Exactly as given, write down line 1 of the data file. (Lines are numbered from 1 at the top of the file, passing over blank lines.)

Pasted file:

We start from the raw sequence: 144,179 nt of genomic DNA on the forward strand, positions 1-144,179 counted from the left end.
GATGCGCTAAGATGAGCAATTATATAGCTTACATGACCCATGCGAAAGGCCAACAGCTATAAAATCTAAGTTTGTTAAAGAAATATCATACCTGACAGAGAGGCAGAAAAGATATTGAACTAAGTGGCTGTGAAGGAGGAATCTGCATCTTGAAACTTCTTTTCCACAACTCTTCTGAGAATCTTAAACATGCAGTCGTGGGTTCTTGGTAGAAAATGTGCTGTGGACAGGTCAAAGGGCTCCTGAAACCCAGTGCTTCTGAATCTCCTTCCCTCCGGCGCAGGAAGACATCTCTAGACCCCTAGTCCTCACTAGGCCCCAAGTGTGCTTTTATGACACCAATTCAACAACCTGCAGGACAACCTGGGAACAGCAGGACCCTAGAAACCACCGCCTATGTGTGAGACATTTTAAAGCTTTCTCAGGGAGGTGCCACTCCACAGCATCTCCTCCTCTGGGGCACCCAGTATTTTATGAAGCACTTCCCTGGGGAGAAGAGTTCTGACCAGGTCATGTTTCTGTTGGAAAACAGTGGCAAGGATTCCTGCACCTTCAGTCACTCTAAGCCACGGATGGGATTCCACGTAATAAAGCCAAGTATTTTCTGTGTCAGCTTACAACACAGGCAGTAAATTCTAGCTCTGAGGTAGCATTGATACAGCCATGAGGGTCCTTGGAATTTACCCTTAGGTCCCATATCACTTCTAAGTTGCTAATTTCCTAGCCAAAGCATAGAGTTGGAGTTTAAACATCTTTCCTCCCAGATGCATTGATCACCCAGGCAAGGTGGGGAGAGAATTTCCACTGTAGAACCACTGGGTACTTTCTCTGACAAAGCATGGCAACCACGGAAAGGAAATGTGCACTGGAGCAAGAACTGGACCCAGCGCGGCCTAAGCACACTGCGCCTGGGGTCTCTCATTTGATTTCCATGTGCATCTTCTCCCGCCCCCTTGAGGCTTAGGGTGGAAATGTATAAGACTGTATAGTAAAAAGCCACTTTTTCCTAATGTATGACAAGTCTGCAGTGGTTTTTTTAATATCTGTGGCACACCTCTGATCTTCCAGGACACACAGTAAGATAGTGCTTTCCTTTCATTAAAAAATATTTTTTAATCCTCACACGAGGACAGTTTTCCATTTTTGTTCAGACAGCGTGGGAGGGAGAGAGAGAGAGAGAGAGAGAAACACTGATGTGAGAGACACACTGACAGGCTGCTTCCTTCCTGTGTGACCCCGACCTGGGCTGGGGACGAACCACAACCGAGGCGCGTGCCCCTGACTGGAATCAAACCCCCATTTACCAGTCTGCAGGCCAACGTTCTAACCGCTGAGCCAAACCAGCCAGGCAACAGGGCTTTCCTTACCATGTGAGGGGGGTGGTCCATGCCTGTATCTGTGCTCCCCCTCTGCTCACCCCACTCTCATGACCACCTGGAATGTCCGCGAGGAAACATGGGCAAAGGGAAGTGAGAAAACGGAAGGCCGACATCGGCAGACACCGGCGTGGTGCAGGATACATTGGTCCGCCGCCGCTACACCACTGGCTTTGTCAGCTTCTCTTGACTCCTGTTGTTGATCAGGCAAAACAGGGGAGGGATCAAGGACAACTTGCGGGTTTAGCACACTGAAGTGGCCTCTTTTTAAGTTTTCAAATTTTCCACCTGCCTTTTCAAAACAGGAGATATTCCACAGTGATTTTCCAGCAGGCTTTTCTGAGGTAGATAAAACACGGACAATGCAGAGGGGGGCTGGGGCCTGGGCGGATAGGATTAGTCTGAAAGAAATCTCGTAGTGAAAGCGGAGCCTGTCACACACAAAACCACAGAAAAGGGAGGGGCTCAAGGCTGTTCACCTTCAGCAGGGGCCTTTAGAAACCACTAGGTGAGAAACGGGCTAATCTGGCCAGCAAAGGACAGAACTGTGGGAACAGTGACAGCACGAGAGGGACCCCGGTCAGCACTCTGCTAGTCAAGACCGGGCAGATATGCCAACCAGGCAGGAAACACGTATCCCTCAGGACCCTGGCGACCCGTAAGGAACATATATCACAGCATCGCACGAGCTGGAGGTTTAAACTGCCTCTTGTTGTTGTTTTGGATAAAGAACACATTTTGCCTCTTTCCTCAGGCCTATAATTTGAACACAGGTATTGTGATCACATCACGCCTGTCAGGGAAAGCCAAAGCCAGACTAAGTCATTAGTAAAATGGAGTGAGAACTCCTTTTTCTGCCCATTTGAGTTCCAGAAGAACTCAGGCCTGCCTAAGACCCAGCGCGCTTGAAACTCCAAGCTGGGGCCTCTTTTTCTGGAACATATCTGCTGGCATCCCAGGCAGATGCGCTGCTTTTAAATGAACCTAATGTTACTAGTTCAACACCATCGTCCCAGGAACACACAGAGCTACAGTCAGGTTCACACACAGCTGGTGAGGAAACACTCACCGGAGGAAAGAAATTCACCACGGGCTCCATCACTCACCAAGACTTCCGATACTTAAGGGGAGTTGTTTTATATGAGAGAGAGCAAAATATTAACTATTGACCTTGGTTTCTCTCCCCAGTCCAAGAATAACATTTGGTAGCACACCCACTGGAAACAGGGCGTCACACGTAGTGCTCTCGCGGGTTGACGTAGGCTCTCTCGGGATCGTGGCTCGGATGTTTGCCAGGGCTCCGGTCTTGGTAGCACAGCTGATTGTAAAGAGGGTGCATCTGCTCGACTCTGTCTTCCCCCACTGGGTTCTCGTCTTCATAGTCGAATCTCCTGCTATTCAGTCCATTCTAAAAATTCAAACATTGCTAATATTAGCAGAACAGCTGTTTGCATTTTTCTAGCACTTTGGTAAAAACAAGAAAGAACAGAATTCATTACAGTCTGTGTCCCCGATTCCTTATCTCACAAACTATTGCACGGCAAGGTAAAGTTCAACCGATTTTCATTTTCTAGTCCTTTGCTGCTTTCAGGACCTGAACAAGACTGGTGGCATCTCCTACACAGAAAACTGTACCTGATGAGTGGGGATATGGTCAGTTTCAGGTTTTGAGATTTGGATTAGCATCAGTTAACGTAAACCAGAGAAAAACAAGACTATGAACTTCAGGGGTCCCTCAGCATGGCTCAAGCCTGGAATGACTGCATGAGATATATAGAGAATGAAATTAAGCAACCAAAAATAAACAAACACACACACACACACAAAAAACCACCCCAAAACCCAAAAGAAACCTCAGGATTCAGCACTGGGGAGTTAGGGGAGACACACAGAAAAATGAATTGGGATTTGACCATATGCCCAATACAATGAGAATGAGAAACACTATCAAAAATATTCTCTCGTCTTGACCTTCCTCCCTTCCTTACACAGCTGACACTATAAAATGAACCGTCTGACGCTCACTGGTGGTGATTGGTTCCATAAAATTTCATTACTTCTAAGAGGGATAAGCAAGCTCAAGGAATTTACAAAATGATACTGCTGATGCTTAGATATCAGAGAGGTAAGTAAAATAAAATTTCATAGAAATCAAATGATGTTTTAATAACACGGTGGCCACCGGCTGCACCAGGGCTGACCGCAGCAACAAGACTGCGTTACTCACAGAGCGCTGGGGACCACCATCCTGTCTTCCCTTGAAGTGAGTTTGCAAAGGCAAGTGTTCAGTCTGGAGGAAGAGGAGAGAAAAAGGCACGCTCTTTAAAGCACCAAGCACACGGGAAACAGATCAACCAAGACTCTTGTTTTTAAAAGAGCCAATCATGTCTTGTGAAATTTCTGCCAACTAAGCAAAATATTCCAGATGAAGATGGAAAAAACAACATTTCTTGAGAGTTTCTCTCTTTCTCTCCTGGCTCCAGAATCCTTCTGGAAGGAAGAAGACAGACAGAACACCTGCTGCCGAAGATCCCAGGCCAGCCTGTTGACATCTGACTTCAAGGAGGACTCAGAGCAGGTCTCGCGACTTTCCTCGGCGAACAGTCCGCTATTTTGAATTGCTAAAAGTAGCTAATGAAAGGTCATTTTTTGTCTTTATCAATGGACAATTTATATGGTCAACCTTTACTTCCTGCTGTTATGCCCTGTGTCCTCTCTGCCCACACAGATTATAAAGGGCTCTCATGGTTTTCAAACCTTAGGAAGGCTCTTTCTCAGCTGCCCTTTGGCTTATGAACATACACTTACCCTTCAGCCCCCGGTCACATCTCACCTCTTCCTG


We start from the raw sequence: 144,179 nt of genomic DNA on the forward strand, positions 1-144,179 counted from the left end.